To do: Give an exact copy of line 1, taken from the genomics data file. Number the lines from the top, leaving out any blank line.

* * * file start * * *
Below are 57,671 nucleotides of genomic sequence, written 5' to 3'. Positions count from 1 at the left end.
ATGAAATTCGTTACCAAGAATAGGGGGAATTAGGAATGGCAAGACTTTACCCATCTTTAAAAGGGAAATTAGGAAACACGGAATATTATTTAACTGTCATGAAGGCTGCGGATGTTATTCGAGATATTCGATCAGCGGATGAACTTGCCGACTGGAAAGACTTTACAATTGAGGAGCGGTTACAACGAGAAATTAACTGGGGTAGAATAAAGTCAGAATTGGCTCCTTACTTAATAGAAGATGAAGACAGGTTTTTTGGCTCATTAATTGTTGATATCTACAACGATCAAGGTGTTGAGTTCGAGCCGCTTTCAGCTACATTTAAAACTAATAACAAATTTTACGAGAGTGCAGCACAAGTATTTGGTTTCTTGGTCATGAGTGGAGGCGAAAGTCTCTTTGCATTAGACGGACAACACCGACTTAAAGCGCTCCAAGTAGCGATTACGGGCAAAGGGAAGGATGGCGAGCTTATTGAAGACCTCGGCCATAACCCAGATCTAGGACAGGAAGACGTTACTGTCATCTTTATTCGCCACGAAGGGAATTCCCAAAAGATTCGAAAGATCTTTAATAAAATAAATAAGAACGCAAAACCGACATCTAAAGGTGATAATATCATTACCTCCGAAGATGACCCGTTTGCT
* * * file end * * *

Below are 57,671 nucleotides of genomic sequence, written 5' to 3'. Positions count from 1 at the left end.